Matige moestuinbakken met gewone potgrond
Medium-sized garden boxes with potting soil
And then

Then the nutrition in the potting soil ran out. Growth stopped and Ans had to hunt down fertilizer to add to her boxes.

That was complicated because not all plants have the same needs. So Ans started looking for information. She got something off the internet, bought a book, asked for advice from people with an allotment, and bought another book.

Contradictory information

She didn't understand much of it, because each contradicted the other. That's no big surprise: growing in containers is different from growing straight into the ground.

Plus, the plants from her seeds weren't really suitable for small garden boxes: they smothered each other, blocked each other's sunlight, and there wasn't much she could do about it.

Nothing was really going as Ans's had hoped and to top it off, the raised bed she'd bought - made from cheap wafer-thin wood - started to fall apart.

In the end, it was 1 big disappointment.

Nobody was happy about this

Not Ans, not her kids, and - when Ans emailed me that "a vegetable garden box doesn't work and isn't easy" - I wasn't so happy either 😉

But seriously, people like Ans start out with the best intentions: good for the environment, sustainable, nice and healthy.

But because of the overwhelming supply, they buy all kinds of - often cheap - stuff that doesn't really work. As a result, the materials usually end up in the dump after only a few months. So the planet's not happy about it either.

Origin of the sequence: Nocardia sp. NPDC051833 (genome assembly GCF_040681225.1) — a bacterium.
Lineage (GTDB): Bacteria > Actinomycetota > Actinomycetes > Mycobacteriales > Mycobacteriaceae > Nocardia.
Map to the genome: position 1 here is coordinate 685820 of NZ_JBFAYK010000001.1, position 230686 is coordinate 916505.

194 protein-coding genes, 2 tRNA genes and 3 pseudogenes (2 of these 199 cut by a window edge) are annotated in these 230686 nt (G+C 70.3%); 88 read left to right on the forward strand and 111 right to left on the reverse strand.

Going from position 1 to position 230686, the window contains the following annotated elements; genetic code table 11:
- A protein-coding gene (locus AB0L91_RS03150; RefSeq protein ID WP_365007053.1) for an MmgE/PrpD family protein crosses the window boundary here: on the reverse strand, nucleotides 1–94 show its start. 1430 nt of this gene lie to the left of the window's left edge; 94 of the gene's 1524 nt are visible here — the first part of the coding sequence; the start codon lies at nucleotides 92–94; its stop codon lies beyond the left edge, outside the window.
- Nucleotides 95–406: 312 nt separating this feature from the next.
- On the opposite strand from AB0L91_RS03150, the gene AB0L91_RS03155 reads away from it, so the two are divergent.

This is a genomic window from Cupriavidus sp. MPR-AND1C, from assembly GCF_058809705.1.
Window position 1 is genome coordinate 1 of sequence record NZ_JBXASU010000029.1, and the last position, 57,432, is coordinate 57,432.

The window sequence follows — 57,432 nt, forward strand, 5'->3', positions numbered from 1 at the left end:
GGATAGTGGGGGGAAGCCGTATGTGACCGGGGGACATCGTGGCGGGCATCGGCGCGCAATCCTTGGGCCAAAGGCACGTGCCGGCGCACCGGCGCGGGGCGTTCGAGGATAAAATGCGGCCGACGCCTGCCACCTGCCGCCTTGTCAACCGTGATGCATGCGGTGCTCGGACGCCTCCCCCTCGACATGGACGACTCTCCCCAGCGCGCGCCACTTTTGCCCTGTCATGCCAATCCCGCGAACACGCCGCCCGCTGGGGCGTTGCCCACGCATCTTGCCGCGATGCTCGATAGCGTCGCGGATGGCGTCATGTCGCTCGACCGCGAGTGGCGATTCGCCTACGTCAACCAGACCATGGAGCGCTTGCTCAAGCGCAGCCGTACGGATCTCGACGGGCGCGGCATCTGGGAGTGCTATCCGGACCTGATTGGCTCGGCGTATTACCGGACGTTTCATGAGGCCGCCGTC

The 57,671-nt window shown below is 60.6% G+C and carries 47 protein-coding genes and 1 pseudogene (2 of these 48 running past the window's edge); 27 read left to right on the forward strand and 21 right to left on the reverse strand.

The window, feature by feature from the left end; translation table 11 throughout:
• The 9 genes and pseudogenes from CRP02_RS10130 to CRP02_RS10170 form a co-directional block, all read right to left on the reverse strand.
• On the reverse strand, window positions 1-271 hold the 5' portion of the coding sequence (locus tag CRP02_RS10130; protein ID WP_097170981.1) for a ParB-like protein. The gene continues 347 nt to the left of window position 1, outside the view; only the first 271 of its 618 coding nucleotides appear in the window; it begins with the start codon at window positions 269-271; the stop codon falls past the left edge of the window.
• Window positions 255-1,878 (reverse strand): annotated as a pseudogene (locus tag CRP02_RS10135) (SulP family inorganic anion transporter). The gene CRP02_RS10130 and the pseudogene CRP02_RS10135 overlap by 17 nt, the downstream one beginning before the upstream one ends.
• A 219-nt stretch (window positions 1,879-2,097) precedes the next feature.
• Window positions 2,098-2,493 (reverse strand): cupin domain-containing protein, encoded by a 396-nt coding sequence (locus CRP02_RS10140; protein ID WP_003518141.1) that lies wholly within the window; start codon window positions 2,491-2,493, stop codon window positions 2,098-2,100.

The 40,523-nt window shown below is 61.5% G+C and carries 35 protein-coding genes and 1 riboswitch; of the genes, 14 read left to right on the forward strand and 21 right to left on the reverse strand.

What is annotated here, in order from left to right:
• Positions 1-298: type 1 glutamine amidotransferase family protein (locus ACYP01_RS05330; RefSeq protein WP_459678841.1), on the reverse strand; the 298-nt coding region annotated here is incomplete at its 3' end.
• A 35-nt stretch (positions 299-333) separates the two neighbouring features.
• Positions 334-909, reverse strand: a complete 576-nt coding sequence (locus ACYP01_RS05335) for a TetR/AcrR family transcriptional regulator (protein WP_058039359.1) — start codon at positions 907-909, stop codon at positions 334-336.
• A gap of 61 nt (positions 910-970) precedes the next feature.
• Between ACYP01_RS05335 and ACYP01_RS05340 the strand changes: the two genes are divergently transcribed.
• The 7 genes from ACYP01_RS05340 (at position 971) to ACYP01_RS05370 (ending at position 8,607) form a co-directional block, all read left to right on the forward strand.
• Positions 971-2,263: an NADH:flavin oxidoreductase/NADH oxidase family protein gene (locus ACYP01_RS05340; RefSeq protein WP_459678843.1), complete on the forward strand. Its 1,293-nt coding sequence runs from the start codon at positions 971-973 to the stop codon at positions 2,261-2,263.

It is a shame that these bad experiences cause them to say: 'I've tried it - it doesn't work'. They give up and never try again.

How could Ans have done it differently?

Of course, I can't prevent the market from being flooded with products that look nice but don't work. Or that companies constantly want to sell you all kinds of additional products. Like fertilizers and scary pesticides that are terrible for the environment. Round-up and Bayer come to mind.

But since you're here, I can warn you: don't fall for it. Even if at first glance it looks a lot like our stuff. Like Pokon's vegetable garden mix, it's not the same.

Start right the first time

What you need as a beginner is a simple system that teaches you to garden. In a garden that you set up right the first time, with durable materials.
Good matierals means a great harvest
That's the only way you'll get great results that you can enjoy month after month.

If you set it up the right way from the start, and spend a little more, you'll save hundreds of euros in the long run.
Plus, you're ready in one go, and - with the exception of some seeds, additional nutrients, and the occasional bag of new soil mix - you never have to buy anything for your garden again. You'll enjoy it for the rest of your life.

That's why I started Planty Gardening.

If Ans had gone this route, I'm sure she would have sent me a completely different email 😉
This what Ans's vegetable garden could have been
I really don't want to make the claim that a Planty Garden is the only way to start a successful vegetable garden. But there're already thousands of people who follow the system and are super enthusiastic about it.

That says something, right?

So, if you want to start a Planty Garden, I'll show you how to set one up: